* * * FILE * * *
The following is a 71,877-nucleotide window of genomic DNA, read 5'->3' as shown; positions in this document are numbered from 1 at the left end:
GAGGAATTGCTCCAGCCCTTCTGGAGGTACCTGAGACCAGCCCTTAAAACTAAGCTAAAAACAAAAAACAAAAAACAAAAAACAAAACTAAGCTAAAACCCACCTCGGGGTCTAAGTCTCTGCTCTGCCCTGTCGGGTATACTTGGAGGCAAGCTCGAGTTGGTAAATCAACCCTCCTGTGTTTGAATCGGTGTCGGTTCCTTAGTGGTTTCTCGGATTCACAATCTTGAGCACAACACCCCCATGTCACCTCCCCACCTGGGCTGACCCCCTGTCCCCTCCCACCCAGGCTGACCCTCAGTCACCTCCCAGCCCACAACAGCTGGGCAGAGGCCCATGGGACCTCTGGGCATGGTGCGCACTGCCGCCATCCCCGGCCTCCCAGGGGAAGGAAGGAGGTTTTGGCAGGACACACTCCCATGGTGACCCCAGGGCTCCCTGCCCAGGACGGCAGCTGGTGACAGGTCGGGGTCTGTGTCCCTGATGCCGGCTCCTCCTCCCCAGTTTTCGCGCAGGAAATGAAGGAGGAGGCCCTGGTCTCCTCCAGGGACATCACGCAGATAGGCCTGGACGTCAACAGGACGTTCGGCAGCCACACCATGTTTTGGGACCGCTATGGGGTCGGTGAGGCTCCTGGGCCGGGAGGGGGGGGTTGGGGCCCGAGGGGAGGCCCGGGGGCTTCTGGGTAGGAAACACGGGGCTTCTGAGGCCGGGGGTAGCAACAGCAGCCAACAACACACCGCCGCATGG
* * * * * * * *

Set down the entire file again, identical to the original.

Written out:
The following is a 71,877-nucleotide window of genomic DNA, read 5'->3' as shown; positions in this document are numbered from 1 at the left end:
GAGGAATTGCTCCAGCCCTTCTGGAGGTACCTGAGACCAGCCCTTAAAACTAAGCTAAAAACAAAAAACAAAAAACAAAAAACAAAACTAAGCTAAAACCCACCTCGGGGTCTAAGTCTCTGCTCTGCCCTGTCGGGTATACTTGGAGGCAAGCTCGAGTTGGTAAATCAACCCTCCTGTGTTTGAATCGGTGTCGGTTCCTTAGTGGTTTCTCGGATTCACAATCTTGAGCACAACACCCCCATGTCACCTCCCCACCTGGGCTGACCCCCTGTCCCCTCCCACCCAGGCTGACCCTCAGTCACCTCCCAGCCCACAACAGCTGGGCAGAGGCCCATGGGACCTCTGGGCATGGTGCGCACTGCCGCCATCCCCGGCCTCCCAGGGGAAGGAAGGAGGTTTTGGCAGGACACACTCCCATGGTGACCCCAGGGCTCCCTGCCCAGGACGGCAGCTGGTGACAGGTCGGGGTCTGTGTCCCTGATGCCGGCTCCTCCTCCCCAGTTTTCGCGCAGGAAATGAAGGAGGAGGCCCTGGTCTCCTCCAGGGACATCACGCAGATAGGCCTGGACGTCAACAGGACGTTCGGCAGCCACACCATGTTTTGGGACCGCTATGGGGTCGGTGAGGCTCCTGGGCCGGGAGGGGGGGGTTGGGGCCCGAGGGGAGGCCCGGGGGCTTCTGGGTAGGAAACACGGGGCTTCTGAGGCCGGGGGTAGCAACAGCAGCCAACAACACACCGCCGCATGG